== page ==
This is 'English Work', high status embroidery for church and kings in the Medieval period. It had a very good reputation and there were more than 100 examples of it at the Vatican in the 1300s.
Fundamentals of opus anglicanum with references
There aren't many examples left because it used a great deal of gold and silver thread, which was later removed and reused, and because of Henry VIII dissolving the catholic monasteries during his reign.
|Butler-Bowden cope 1330-50, V&A no T.36-1955 |
Silk velvet (woven in Italy), silver and silver-gilt thread and coloured silks
Taken from wikicommons
For an interesting discussion about what opus anglicanum tells us about Medieval culture
|Detail of English Altar front 1315-35|
The detail of the techniques copied below is also from this site.
To Work Underside Couching - In the embroidery technique of underside couching, thread (usually gold) is laid on the surface of the ground fabric, couching threads are then passed over it. As each couching stitch is worked over the gold thread, the needle is carefully re-inserted into the hole in the backing fabric that the needle created on the way out. The couching thread is pulled tight and a tiny loop of the gold thread from the surface drops through the hole in the backing fabric to the underside (thus giving the technique its name).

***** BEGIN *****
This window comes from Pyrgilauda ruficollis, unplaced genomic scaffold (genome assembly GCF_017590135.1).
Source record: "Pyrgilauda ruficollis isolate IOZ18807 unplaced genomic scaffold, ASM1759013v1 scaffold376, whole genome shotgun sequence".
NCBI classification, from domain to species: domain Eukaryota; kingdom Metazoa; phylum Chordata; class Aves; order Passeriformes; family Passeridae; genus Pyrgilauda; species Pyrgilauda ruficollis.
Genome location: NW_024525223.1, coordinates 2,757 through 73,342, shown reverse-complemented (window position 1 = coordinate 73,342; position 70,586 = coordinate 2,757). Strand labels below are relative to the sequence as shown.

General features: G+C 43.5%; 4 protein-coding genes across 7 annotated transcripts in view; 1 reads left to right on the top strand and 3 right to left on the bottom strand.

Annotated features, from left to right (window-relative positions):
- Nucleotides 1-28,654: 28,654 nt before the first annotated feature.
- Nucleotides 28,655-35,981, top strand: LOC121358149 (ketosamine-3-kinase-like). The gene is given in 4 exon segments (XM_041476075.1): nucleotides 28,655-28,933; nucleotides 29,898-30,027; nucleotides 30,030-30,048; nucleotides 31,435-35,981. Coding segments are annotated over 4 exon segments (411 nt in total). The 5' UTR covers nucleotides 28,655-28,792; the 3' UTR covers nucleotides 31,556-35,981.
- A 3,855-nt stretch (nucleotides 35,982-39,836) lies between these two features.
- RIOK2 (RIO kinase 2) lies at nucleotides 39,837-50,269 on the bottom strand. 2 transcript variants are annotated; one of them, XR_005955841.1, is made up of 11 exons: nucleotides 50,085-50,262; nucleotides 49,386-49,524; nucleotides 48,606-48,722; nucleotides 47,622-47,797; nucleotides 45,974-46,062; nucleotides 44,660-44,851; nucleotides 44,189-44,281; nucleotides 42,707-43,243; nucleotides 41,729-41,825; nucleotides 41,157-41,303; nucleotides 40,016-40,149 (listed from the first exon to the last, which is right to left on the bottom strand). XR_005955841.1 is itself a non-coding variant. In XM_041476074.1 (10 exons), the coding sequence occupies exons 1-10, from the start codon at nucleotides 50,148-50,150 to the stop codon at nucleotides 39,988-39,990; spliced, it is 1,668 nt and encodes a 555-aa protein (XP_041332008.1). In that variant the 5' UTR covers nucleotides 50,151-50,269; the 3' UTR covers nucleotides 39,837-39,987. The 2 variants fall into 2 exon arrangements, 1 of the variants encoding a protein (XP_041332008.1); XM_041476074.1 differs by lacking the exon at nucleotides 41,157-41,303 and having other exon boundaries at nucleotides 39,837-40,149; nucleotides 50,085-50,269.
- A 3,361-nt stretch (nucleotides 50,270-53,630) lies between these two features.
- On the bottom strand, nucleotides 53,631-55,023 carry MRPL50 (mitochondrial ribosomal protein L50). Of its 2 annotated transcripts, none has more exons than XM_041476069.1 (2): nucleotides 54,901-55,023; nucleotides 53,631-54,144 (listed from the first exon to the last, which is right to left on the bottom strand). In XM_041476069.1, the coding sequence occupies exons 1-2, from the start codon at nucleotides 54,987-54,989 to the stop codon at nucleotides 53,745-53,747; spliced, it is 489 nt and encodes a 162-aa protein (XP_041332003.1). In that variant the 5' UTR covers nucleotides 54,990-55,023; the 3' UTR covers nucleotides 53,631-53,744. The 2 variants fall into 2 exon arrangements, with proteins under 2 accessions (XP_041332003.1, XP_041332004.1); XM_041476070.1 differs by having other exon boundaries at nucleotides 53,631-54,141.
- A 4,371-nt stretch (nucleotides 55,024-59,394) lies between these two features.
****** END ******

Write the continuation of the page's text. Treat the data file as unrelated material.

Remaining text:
This creates a hinge in the gold thread, allowing the fabric to bend and giving it a great flexibility. Fabric worked with gold thread in underside couching has much more drape than fabric with surface couched gold, thus making it a much better technique for working objects which will be worn, such as ecclesiastical vestments.
Laid and Couched Work, is a form of embroidery where a thread (usually wool ) is laid on a ground fabric (usually wool or linen ). This stitch is created by laying a set of ground threads, that work from one side of the pattern to the other (Fig a). Over these threads, in the opposite direction, are laid another set of threads at regular intervals (Fig b). These cross threads are then held down by a series of couching stitches (Fig c). The whole process results in an area completely covered in thread. This technique allows for large areas of pattern to be covered very quickly.
Split stitch is backstitch where the needle goes through the last stitch rather than the last hole.
|Embroidered bookbinding for the Felbrigge Psalter in couched gold thread and split stitch, likely worked by Anne de Felbrigge, a nun in the convent of Minoresses at Bruisyard, Suffolk, during the latter half of the fourteenth century.|
Photo and title from Wikipedia entry on opus angicanum
So, after looking through these websites and others, I'm thinking that I should have a go at doing this undercouching. I particularly like the way the gold background are textured and patterned by this without taking over from the detailed images in front. I am interested to see how difficult it might be to produce a reasonable looking face with split-stitch, and also noticing that most of these images have an appealing convention that images are divided and framed with architectural shapes.
|Syon Cope from vam.ac.uk|
Here is some of the sketchbook work I did as a result of this investigating of medieval images.